Dynamic Chiropractic – March 27, 1992, Vol. 10, Issue 07

Can a Leopard Change His Spots?

Is CliniCorp/PMA a "New Company" or Just Re-packaged?

By Donald M. Petersen Jr., BS, HCD(hc), FICC(h), Publisher
Recently, some friends of mine asked me to come over and help them steam clean their carpets in their home. They washed down the walls while I did the carpets, moving furniture as we worked.
In the process of moving a bookcase in the living room, I happened to knock over a framed photograph, breaking the glass.

Realizing what I had done, I quickly apologized. Because it was obvious that it wasn't intentional, and in light of the fact that I was there to help, it was immediately dismissed. I was perfectly willing to pay for the damage, but it was not necessary.

This may appear to be a small, almost insignificant incident, but it demonstrates a very important point. This point will become abundantly clear as you read further.

A new company has appeared in the chiropractic profession -- CliniCorp. It is calling itself "the nation's leading publicly traded corporation whose only business is chiropractic." Its public strategy is "combining the professional skills of Doctors of Chiropractic with the management skills and financial resources of a strong publicly traded company..."

CliniCorp has an offer for you: "Over the next few years we plan to open 200 clinics in key locations throughout the country. We would like you to consider joining one of them. If you do, we will treat you as a 'partner,' not as an 'employee.' You could receive a sign-on bonus, pre-established base salary, help with student loans, stock options, malpractice insurance and paid vacations. Needless to say, you'll be freed from the tedious administrative details that go with an individual practice."

They end the full-page advertisement with "Let's Discuss Your Future." The ad also provides their address: 3491 Gandy Boulevard North, Pinellas Park, FL 34665. This is the address of the former PMA, now CliniCorp/PMA.

On February 24, 1992, Dr. Peter G. Fernandez, president and chief operating officer of Practice Management Associates (PMA) wrote a letter to all PMA clients stating: "On January 18, 1992, PMA Management Services Inc., became part of CliniCorp, Inc." The letter went on to say: "In addition to continuing PMA seminars, CliniCorp will own and manage chiropractic clinics throughout the United States and provide comprehensive management services and financing alternatives to doctors of chiropractic."

On February 26, 1992, on letterhead identical to the PMA letterhead on the previous letter (except for a change in the name of the company) CliniCorp announced that it was "interested in purchasing your practice." This letter was signed by Robert S. Goldsant, the chairman of the board rather than CliniCorp's president and chief operating officer (you guessed it) Peter G. Fernandez.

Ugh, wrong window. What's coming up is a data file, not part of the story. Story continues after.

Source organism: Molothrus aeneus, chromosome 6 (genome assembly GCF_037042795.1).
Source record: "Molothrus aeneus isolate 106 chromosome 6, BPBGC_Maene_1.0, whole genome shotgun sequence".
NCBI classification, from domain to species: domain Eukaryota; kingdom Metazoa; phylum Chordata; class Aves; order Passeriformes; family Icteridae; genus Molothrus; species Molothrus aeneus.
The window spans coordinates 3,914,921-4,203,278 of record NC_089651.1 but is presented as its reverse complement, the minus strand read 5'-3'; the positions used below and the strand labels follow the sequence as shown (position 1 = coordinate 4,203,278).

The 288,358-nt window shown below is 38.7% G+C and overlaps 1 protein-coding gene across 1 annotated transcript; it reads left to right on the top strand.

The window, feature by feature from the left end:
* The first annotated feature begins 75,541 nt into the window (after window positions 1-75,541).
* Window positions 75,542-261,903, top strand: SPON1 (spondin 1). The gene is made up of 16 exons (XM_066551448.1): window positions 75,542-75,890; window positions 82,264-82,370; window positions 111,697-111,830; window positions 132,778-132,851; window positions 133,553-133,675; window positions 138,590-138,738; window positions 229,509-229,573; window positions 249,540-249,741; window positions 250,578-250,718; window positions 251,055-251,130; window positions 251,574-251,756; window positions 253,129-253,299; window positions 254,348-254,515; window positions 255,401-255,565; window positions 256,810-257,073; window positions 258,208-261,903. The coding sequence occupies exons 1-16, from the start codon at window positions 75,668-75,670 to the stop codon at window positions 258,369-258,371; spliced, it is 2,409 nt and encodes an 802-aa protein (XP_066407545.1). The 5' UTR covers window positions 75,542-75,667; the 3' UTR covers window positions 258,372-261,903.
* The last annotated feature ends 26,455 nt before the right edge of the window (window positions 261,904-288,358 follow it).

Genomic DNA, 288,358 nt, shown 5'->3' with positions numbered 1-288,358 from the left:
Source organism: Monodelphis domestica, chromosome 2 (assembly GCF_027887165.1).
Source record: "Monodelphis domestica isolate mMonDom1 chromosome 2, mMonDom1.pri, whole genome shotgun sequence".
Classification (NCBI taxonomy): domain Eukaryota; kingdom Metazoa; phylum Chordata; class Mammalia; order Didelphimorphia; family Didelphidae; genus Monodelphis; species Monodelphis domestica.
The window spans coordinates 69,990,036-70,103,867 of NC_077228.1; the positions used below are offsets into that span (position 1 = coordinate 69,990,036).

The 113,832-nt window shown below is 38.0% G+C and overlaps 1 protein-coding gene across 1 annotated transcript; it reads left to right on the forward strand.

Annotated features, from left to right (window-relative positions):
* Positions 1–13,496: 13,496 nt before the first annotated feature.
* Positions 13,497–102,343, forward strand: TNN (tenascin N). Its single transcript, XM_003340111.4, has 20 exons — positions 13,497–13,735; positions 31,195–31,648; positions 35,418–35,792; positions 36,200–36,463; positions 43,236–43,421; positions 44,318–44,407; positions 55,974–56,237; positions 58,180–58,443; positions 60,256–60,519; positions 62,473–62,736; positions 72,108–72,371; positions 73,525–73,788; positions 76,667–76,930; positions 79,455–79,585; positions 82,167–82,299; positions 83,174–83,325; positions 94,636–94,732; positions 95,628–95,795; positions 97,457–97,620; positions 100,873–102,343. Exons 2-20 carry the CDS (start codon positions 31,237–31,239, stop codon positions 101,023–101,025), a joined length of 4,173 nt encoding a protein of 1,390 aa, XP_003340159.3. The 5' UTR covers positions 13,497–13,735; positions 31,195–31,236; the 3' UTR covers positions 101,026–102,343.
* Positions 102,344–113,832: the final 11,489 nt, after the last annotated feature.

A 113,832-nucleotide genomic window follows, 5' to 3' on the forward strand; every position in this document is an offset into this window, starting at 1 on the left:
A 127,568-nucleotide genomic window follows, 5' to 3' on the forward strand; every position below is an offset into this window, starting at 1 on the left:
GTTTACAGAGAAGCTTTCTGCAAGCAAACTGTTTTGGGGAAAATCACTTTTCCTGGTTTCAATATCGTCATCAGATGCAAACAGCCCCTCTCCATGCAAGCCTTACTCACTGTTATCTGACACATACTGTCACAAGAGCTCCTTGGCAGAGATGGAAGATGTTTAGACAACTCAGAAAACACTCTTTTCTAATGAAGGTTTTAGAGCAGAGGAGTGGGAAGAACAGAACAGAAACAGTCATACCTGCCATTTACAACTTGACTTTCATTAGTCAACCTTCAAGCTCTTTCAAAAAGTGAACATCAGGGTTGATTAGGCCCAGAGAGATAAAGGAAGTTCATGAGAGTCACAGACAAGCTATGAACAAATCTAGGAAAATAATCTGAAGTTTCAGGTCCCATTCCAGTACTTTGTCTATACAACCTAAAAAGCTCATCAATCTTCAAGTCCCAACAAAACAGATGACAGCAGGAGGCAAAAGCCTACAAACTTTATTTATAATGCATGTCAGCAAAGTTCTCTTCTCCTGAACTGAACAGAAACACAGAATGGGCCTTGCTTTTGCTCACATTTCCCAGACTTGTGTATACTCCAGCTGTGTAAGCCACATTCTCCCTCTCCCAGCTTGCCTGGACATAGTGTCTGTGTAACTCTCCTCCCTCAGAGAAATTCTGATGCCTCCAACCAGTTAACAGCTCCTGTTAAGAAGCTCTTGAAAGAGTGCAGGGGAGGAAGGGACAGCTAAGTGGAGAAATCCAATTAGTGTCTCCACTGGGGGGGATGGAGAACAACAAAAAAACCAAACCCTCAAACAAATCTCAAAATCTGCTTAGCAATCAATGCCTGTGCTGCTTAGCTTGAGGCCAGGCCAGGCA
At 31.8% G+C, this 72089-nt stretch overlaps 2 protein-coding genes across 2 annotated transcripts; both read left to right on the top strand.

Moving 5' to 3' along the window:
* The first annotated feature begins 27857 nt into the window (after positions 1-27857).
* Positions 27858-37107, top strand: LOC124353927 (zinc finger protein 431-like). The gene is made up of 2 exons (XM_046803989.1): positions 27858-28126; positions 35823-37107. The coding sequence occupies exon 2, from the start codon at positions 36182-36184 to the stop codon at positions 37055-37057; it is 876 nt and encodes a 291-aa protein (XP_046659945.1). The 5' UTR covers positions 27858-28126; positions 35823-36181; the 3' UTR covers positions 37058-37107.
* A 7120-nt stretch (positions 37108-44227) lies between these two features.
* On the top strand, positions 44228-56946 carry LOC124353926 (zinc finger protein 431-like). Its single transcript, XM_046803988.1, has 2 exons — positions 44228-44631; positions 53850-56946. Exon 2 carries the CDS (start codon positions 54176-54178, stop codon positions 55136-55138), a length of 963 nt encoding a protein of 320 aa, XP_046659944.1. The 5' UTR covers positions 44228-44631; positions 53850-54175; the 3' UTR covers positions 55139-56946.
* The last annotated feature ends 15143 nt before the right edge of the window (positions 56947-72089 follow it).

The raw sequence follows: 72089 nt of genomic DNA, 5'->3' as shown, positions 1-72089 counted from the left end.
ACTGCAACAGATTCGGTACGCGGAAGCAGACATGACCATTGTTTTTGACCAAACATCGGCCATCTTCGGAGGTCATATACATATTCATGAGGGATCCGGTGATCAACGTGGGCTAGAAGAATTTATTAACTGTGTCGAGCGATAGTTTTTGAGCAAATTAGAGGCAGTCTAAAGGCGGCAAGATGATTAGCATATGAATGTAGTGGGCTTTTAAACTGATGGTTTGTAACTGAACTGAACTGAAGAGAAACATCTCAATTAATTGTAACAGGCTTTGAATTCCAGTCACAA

If you call the phone number listed identically on both letterheads, the receptionist will answer: "CliniCorp/PMA." If you receive a phone call from one of the officers (as we have) they will probably identify their company as "CliniCorp/PMA."

SO WHY THE NAME CHANGE?

You don't have to live too long before you realize that everyone deserves a second chance. Everyone has the right to make a mistake, rectify the situation as best as possible and start anew. I firmly believe this applies to everyone.

Is this the case with CliniCorp/PMA? Is this the fresh start Dr. Fernandez is looking for after all the problems with his PMA clients?

According to the prospectus for CliniCorp(/PMA), all PMA clients not in litigation will become CliniCorp clients (please see "PMA becomes CliniCorp" in the February 28, 1992 issue). In addition, CliniCorp is to purchase "selected assets" from PMA. This will leave those PMA clients still in litigation with PMA and certain unselected assets remaining part of PMA. Is this (as some chiropractic leaders have suggest) a way for PMA to protect itself against litigation?

There are still approximately 300 PMA clients in litigation with Dr. Fernandez's first company, PMA. As this new venture unfolds, an obvious question has to be asked: Is this new company a fresh start or just a new way to get into the pockets of practicing chiropractors?

The woes of the DCs in litigation with PMA have not been rectified. For this reason, this publication will continue to closely follow the PMA issue. The potential for good and for harm to practicing chiropractors is high for CliniCorp/PMA. CliniCorp/PMA is continuing the "Practice Starter" program (which was the source of all the lawsuits in the first place) and have added the "Mentor Program." In addition, CliniCorp/PMA now wants to buy chiropractic practices for "cash and/or stock" and let you work for them. This could be a wonderful opportunity, or it could be a disaster waiting to happen.

Because of the importance of these issues, the effect they could have on you personally and the ramifications to the chiropractic profession at large, Dynamic Chiropractic is committed to keeping you as well informed as possible on CliniCorp/PMA and related issues.

DMP Jr., BS, HDC(hc)


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